“Do You Like Broccoli Ice Cream?” is an original and very simple food song by Super Simple Songs. Created for teaching how to express food likes and dislikes, and asking and answering “Do you like… ?” questions.
“How’s the Weather?” is a fun and very simple song for children that is great for introducing weather in English.
“Apples and Bananas” is a fun song for children that is great for introducing English vowel sounds. Apples and bananas are so tasty! Children will love this delightfully nursery rhyme that teaches vowel sounds.
“The Snowman.” is a winter song that ends with the snowman melting. This rhyme is perfect to sing while you are making your own snowman.
“Sing a Rainbow”, also known as “I Can Sing a Rainbow”, is a popular song written by Arthur Hamilton and sung by Peggy Lee in 1955 in the film Pete Kelly’s Blues. The song “Sing a Rainbow” can be used to teach children names of colours.
“Canada in my Pocket” by Michael Mitchell is a great song about Canadian symbols and coins.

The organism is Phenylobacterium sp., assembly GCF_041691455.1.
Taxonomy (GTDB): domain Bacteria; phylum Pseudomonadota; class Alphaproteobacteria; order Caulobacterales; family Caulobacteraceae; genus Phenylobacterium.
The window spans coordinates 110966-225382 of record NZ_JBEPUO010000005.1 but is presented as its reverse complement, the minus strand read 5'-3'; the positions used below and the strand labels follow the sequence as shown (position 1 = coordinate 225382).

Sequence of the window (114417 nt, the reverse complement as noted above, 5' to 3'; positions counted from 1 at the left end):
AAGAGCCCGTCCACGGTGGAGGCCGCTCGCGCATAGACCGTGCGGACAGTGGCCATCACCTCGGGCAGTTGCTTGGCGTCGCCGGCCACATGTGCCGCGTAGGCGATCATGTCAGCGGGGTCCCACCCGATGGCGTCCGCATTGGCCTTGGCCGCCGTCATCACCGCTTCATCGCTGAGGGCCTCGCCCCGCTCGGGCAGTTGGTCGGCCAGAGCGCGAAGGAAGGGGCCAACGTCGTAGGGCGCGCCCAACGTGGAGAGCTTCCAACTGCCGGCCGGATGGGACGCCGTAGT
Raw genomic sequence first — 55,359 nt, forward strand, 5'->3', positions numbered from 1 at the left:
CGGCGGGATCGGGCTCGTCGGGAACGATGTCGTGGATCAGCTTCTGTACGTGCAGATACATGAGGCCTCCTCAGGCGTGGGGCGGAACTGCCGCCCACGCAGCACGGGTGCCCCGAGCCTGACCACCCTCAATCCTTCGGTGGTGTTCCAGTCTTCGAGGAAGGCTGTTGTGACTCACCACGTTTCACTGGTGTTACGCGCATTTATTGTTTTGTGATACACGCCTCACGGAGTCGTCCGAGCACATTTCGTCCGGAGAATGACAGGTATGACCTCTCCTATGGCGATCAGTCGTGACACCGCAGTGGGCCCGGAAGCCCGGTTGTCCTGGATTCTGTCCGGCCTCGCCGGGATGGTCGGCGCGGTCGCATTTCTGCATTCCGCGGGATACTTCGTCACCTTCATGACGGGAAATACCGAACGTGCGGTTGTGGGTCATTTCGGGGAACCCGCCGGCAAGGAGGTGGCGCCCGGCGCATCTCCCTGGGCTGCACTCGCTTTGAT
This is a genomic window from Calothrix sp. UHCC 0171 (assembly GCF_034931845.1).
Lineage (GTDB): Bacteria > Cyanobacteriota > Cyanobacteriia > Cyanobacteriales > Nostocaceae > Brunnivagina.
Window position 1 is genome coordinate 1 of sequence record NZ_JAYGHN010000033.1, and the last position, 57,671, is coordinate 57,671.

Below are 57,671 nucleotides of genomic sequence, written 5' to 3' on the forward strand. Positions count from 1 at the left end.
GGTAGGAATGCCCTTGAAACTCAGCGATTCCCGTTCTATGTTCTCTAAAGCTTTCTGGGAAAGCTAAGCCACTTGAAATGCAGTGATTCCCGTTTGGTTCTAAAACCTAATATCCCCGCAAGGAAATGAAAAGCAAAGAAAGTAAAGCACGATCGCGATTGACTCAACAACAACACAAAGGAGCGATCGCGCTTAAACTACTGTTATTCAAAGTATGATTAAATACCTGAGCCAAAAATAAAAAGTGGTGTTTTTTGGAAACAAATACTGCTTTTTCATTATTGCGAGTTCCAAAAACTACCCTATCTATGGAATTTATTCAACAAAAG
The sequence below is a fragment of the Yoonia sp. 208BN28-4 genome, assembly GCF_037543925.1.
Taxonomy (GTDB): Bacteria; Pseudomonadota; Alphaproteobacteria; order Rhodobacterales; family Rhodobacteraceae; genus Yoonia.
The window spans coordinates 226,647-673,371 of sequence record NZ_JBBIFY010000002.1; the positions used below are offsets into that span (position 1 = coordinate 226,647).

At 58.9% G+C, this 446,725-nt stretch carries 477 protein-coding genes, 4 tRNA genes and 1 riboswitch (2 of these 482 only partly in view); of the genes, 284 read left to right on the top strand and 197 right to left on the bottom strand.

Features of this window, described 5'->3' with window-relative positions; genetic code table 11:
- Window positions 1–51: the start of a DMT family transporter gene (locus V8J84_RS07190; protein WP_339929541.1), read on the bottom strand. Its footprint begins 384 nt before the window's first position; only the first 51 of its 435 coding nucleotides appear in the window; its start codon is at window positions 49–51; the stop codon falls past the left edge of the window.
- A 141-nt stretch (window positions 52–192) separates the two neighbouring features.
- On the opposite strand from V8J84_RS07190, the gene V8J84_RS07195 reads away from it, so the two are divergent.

Brrrr…it’s cold! The perfect time to build a snowman. Introduce clothing and parts of the body with “I’m A Little Snowman.”
“The Wheels on the Bus” is a popular american children’s nursury rhyme. This is a really popular song which kids just love to sing along to. The song introduces some great vocab and makes for a good ‘present simple’ lesson. The actions of the song are really easy and mimic what is happening in the song.
“Row, Row, Row Your Boat” is a popular american children’s nursury rhyme. The most common modern version is often sung as a round for four voice parts. The earliest printing of the song is from 1852, when the lyrics were published with similar lyrics to those used today, but with a very different tune. The modern tune was first recorded with the lyrics in 1881 in The Franklin Square Song Collection.
“The Grand Old Duke of York” (also sung as The Noble Duke of York) is an English children’s nursery rhyme, often performed as an action song. Like many popular nursery rhymes the origins of the song have been much debated and remain unclear. The catchy tune of this rhyme greatly facilitates its teaching.